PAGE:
Jack Warner’s extradition case on hold until December

The content originally appeared on: Trinidad and Tobago Newsday

Jack Warner –

EXTRADITION proceedings against former FIFA vice president Austin Jack Warner remain on hold until the High Court rules on a new constitutional challenge he raised last year, some eight years after he was indicted in the US on 29 charges of fraud, corruption and money laundering while he was vice president of football’s world governing body.

At a status hearing, acting Chief Magistrate Christine Charles was told on March 1 documents were filed on Thursday and attorneys agreed to have the extradition matter adjourned to December to allow the High Court to hear and decide on the application.

In March 2023, Warner, whom FIFA banned for life, raised a “speciality argument” under section 14(4) of the Constitution, complaining there were inconsistencies relating to the charges he faces in the US.

The seven questions raised were referred to the High Court by former chief magistrate Maria Busby Earle-Caddle, who ruled they were “legally grounded and had merit.”

Warner’s argument relates to the arrangement between the US and Trinidad and Tobago for extradition and the speciality principle, which, by law, provides that a person who is extradited can be prosecuted or sentenced in the requesting state only for the offences for which extradition was granted, and not for any other crime allegedly committed before the extradition took place.

At Friday’s hearing, Charles was told of the latest development. She has adjourned the extradition matter to December 6.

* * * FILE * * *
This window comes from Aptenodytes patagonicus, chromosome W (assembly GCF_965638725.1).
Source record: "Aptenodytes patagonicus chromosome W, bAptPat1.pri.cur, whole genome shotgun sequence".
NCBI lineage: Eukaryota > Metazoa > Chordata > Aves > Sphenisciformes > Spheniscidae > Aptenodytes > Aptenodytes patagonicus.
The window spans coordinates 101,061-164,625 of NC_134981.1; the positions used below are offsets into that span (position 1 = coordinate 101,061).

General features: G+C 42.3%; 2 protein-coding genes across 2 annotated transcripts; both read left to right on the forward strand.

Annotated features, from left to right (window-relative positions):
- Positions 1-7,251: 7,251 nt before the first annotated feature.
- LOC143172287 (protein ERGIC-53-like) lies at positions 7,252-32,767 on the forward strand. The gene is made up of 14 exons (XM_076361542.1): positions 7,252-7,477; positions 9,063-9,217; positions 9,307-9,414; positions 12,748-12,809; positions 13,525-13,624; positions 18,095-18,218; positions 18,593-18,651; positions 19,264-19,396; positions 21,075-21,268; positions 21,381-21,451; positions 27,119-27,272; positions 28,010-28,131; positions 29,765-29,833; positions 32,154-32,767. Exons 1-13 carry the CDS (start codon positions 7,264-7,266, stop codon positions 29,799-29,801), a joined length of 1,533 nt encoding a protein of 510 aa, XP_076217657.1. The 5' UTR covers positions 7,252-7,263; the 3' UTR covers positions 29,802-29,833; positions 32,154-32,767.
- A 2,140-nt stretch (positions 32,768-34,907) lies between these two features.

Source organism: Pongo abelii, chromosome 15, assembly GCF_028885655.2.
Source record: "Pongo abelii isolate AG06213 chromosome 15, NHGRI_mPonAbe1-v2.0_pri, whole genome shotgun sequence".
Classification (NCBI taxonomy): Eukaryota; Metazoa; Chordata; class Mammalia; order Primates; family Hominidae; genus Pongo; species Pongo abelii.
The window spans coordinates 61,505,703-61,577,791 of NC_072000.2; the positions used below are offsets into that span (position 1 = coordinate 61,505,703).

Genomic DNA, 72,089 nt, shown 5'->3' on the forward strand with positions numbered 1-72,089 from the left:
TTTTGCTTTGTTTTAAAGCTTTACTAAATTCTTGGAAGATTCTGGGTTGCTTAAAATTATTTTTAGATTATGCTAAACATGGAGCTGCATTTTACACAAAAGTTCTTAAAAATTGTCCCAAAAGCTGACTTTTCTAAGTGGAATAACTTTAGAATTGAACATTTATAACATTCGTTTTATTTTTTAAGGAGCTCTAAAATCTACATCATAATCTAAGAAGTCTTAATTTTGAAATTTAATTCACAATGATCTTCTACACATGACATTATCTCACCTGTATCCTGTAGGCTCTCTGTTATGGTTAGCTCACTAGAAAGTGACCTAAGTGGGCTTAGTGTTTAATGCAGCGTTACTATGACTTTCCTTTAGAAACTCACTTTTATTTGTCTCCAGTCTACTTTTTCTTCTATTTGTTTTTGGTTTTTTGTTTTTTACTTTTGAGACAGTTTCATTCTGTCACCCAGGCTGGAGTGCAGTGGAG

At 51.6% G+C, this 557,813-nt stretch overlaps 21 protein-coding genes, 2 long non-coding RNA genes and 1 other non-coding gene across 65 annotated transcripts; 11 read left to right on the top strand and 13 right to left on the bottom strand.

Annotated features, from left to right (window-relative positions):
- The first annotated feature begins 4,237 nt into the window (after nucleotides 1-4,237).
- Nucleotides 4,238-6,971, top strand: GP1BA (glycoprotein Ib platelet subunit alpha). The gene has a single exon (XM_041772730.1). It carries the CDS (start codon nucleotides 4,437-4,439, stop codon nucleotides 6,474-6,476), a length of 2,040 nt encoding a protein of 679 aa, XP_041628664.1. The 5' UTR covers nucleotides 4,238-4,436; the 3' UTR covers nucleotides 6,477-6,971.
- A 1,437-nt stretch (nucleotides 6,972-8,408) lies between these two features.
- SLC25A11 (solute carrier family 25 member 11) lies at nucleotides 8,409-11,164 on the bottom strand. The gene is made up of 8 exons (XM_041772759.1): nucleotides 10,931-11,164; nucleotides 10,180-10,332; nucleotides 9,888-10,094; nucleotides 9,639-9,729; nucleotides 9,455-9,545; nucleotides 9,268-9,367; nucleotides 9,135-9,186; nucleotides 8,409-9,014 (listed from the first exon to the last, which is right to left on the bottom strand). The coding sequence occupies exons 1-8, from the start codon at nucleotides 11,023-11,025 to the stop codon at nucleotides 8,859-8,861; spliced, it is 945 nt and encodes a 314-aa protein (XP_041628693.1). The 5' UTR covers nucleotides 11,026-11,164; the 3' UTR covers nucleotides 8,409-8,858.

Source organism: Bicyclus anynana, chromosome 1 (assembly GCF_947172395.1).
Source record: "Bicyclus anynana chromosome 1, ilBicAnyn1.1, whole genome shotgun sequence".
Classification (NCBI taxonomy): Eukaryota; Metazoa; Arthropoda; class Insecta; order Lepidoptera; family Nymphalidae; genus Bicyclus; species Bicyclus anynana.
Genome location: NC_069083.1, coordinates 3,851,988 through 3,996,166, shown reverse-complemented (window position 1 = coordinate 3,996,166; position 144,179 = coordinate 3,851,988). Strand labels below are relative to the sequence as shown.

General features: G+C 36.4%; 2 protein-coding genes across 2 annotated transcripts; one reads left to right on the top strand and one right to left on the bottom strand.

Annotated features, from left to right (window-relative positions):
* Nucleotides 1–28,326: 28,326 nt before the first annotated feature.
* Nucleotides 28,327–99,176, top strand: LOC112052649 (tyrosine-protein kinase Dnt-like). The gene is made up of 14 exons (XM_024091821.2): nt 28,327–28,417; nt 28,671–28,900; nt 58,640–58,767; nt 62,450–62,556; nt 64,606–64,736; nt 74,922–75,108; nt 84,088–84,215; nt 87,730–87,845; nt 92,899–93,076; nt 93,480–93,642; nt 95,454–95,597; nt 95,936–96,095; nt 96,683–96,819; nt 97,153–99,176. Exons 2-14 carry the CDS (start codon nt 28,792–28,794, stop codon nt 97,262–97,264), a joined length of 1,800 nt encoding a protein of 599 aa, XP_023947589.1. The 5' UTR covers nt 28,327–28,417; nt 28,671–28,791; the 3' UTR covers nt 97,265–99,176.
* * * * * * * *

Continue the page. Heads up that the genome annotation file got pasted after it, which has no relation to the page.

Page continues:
Warner’s application to have the chief magistrate refer his questions to the High Court was made soon after the Privy Council ruled on a previous challenge he had raised.

On November 17, 2022, the apex court paved the way for continuing the proceedings to extradite Warner to the US to face the fraud-related charges.

The London court held that the US’s request for Warner’s extradition was not unfair. He had challenged the process against him and sought to quash the authority given to the magistrate to proceed with his extradition hearing. The US requested his extradition on July 24, 2015, two months after a provision warrant was issued for his arrest. He surrendered to the police and asked for disclosure of material relevant to the ATP. This was refused.

After the 2015 general election, then AG Faris Al-Rawi allowed Warner to make representations as to whether the ATP should be issued on the condition he would agree to extend the time for the issuance of the authority to proceed. Warner refused. The time was eventually extended by the magistrate.

Since then, the extradition proceedings in the local court remained stalled, with no evidence being led.

In February, in a radio interview, Warner was confident the case against him in the US was over because of a ruling by that country’s Supreme Court in January.

In that ruling, the court held that US prosecutors overreached their boundaries when they applied laws of the US to groups of people, many of them foreign nationals, who allegedly defrauded FIFA, another foreign organisation, with its headquarters in Switzerland.

The New York Times reported on January 27 that the Supreme Court last year limited a law that was key to the FIFA case. Last September, a federal judge, citing that law, threw out the convictions of two defendants linked to football corruption.

Warner has since filed legal action to determine how much in fees had been dispensed to attorneys up to the date of the request to have him extradited.

Warner is represented by Fyard Hosein, SC, Rishi Dass, SC, Sasha Bridgemohansingh, Anil Maraj and Aadam Hosein.

Appearing for ASP Carlton Alleyne, for the US, are James Lewis, KC, Ravi Rajcoomar, SC, Pamela Elder, SC, Netram Kowlessar and Ryan Rajcoomar.